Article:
That’s why it’s important for you to understand how you can help a friend if they tell you they’re in recovery from and/or in treatment for an alcohol or substance use disorder. How you react and the actions you take can have a significant, positive impact in their lives.

In other words, it helps if you know how to help – and here are five ways you can.

Five Ways to Help a Friend in Recovery

  1. Honor the privilege. If a friend tells you they’re in recovery, understand that out of all the people in the world with whom they could have shared this very personal information, they chose you. That’s a big deal. You may be the only person outside their family who knows. If they’re in a treatment program, you may be the only one who knows, period, outside of their clinicians and counselors. Therefore, honoring the privilege has two parts: part one is recognizing the fact they trust you enough to confide in you, and part two is keeping the information private, unless they specify otherwise.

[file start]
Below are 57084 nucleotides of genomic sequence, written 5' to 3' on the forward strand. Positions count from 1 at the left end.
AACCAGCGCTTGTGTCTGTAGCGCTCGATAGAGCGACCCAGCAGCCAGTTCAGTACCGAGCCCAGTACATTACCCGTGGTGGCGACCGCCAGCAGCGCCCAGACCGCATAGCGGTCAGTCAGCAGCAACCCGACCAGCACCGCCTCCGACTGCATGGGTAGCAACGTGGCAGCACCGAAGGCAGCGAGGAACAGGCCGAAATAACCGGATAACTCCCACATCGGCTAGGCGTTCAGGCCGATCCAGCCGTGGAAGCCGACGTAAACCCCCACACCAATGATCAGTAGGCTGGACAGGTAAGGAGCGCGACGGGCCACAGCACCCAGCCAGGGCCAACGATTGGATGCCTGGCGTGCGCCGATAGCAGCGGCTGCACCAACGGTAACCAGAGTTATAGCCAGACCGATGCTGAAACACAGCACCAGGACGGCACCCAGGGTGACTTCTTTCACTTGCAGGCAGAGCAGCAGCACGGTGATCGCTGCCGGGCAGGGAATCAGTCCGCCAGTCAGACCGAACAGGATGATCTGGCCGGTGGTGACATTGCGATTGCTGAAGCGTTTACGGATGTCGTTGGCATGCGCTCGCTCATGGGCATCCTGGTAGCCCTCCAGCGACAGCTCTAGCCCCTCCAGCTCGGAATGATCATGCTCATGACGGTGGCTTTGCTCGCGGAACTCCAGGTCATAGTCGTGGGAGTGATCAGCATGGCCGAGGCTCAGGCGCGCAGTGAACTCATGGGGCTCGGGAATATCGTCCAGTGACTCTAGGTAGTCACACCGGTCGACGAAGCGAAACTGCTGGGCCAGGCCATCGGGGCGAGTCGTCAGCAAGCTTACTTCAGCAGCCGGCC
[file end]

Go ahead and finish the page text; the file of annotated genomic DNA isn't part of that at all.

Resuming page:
2. Say yes. When a friend in recovery reaches out, answer the phone. Reply to that text or instant message. If they ask you to get together, whether it’s for lunch, to get a coffee, to accompany them to an event, or just to talk, say yes whenever you can. Say yes to talking, yes to lunch, yes to the movie, yes to whatever it is. Companionship is crucial for people in recovery, and for some, simply reaching out to a friend for a chat or to make simple social plans represents an important step in the right direction: you can help by being there for them when they do.
  3. Invite them to events. There are some details here that will be specific to the friend and the relationship you have with them. For instance, some people in recovery from an alcohol use disorder don’t want to be anywhere near alcohol: even at something as innocuous as a baseball game, vendors hawking beer in the stands might be a trigger. Instead, ask them to a movie. Ask them to go watch your kid play soccer. Invite them to a play, an arts festival, or a Saturday morning farmer’s market in your town. And keep this in mind: even if they demure once or twice, keep asking. Sometimes receiving the invitation can be as important to them as actually going.